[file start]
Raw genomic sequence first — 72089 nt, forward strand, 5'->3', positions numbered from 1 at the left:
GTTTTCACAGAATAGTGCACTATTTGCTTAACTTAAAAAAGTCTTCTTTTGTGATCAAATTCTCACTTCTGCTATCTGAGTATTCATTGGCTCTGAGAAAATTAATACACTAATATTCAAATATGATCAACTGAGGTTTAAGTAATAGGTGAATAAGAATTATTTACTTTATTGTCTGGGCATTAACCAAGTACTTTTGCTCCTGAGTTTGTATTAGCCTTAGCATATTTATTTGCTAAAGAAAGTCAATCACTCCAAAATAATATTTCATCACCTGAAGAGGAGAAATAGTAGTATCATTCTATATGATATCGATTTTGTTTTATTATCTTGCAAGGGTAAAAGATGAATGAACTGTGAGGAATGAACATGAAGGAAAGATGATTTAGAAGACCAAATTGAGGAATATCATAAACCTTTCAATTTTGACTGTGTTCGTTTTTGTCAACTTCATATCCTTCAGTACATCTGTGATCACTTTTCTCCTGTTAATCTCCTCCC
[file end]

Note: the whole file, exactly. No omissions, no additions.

Raw genomic sequence first — 72089 nt, forward strand, 5'->3', positions numbered from 1 at the left:
GTTTTCACAGAATAGTGCACTATTTGCTTAACTTAAAAAAGTCTTCTTTTGTGATCAAATTCTCACTTCTGCTATCTGAGTATTCATTGGCTCTGAGAAAATTAATACACTAATATTCAAATATGATCAACTGAGGTTTAAGTAATAGGTGAATAAGAATTATTTACTTTATTGTCTGGGCATTAACCAAGTACTTTTGCTCCTGAGTTTGTATTAGCCTTAGCATATTTATTTGCTAAAGAAAGTCAATCACTCCAAAATAATATTTCATCACCTGAAGAGGAGAAATAGTAGTATCATTCTATATGATATCGATTTTGTTTTATTATCTTGCAAGGGTAAAAGATGAATGAACTGTGAGGAATGAACATGAAGGAAAGATGATTTAGAAGACCAAATTGAGGAATATCATAAACCTTTCAATTTTGACTGTGTTCGTTTTTGTCAACTTCATATCCTTCAGTACATCTGTGATCACTTTTCTCCTGTTAATCTCCTCCC